The Young Co-operator’s Network (YCN) was founded in this climate out of a sense optimism and frustration. In 2015, AltGen, a worker’s co-operative that helps other young people set up co-operatives, created the Young Co-operator’s Prize in collaboration with Co-ops UK, to provide a start-up grant and twelve months mentoring support to five co-operatives working towards a new economy. The winners of this prize have come to form the founding members of the YCN.
Our objective is simple: We want to support each other, learn from each other, and inspire both ourselves and other young people. Co-operatives are in the minority and, especially when we are spread out geographically, it can feel isolating. We need to be able reach out to each other, offer our skills, advice, and knowledge to ensure we achieve the best results in our businesses.
Since the 1980s the influence and impact of centralised control provided by large-scale organisations on wider society has been in decline, particularly in the third sector. With the rise of the internet and digital communications networks, the capacity for groups of individuals to converge on a problem and solve it far outpaces that of bureaucratic hierarchical organisations.
While this is certainly true of the charitable and traditional business sectors, it would be unfair to say that of the co-operative sector. The importance of Co-operatives UK as an advocate for the sector cannot be overstated. Yet as a younger generation of co-operators with specific goals, we do not want to wait for governments and organisations to catch up to addressing our needs and aims.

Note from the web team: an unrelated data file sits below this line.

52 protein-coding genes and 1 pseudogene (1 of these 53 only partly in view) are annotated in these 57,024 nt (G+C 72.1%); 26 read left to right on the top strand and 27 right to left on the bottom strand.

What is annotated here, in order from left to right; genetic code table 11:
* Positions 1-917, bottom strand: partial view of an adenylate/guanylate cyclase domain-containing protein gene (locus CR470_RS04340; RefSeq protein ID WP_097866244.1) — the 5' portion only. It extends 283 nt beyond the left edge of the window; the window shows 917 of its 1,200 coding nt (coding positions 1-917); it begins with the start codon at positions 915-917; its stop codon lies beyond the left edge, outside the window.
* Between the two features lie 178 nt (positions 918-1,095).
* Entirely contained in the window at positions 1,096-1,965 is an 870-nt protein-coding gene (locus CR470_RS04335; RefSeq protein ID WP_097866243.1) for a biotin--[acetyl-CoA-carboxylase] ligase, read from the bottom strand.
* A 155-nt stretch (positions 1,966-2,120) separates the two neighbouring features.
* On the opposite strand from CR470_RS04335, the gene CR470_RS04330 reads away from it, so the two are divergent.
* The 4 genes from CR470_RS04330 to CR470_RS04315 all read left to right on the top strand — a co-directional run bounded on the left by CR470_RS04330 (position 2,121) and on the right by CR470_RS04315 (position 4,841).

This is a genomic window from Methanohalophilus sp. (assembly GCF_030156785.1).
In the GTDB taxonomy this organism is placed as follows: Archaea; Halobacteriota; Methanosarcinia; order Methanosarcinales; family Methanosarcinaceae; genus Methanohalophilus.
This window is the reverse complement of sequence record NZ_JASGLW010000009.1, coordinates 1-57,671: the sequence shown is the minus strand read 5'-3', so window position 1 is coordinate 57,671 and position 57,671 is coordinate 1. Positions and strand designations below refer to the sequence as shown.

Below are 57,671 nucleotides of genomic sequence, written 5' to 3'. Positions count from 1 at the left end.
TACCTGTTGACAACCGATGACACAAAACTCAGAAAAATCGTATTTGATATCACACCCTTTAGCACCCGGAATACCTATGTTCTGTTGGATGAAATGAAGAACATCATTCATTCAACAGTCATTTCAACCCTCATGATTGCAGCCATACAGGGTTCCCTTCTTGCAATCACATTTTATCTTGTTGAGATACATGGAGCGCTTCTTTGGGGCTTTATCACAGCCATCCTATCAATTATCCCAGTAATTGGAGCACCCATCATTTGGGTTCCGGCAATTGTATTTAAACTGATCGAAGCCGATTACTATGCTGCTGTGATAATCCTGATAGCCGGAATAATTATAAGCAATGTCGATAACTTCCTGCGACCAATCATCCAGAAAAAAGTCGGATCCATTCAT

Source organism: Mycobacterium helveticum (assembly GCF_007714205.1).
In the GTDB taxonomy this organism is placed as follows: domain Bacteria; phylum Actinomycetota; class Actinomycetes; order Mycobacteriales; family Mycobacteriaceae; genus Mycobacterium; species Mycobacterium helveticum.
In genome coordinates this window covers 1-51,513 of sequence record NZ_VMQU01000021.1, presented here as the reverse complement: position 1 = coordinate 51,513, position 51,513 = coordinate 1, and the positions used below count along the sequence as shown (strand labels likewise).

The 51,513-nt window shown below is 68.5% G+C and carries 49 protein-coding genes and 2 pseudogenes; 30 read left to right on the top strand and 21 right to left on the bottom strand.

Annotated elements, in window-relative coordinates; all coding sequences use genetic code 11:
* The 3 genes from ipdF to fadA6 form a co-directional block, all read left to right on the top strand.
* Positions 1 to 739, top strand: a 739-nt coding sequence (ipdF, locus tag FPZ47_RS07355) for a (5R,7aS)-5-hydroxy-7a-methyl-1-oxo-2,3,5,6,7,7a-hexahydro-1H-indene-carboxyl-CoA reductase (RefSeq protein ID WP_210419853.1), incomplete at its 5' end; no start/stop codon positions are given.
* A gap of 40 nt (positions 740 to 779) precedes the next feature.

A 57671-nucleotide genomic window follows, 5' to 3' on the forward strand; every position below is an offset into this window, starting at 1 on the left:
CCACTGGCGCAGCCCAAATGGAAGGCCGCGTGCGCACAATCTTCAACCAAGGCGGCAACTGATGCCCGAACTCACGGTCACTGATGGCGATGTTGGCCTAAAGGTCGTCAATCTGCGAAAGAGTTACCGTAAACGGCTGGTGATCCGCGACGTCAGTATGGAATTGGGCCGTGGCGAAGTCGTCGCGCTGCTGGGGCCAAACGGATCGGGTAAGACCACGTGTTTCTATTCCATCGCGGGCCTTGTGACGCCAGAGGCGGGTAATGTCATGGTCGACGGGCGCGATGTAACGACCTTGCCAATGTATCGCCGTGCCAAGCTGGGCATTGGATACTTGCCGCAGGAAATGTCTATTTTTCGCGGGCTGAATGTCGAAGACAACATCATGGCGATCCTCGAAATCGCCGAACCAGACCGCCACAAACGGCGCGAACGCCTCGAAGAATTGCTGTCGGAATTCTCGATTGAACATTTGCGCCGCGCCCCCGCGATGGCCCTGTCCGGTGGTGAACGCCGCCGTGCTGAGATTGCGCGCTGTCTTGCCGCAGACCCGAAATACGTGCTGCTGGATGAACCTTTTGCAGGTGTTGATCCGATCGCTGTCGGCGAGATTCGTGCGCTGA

The work we want to achieve we want to do ourselves, in the spirit of the co-operative self-help ethic, and the dynamic nature of this work and the scale of the problem we wish to overcome is better tackled by a network that allows us to adapt, collaborate, and support each other, especially when we are a group of geographically dispersed people.
When different groups of people get together to do something you have, in very simple terms, a social network. It could be a group of parents and teachers looking to generate links between students and adults in workplaces to create a mentorship programme; a consortium of businesses coming together to exchange ideas, practices, and strategies around a unifying purpose, such as to share best practice on sustainability and how to fortify their local economies; or a group of like-minded individuals seeking social change through creation.
In their book Connecting to Change the World, Plastrik, Taylor, and Cleveland call these types of networks generative social-impact networks; that is, networks aiming to produce on-going, adaptive action over time to solve a complex social problem, and they fall into three categories: connectivity, alignment, and production networks.
A Connectivity Network links people together, allowing them to learn from and exchange information with each other. Such networks are useful when trying to connect isolated groups or individuals, like bridging the gap between generations of an immigrant diaspora to protect their heritage, for example.
Networks can be bold in their aims; their flexibility affords them the opportunity to do so, and allows them to pool their resources to achieve them, especially in the 21st Century digital information economy. As Robin Murray and others have noted, the internet has co-operation at its heart.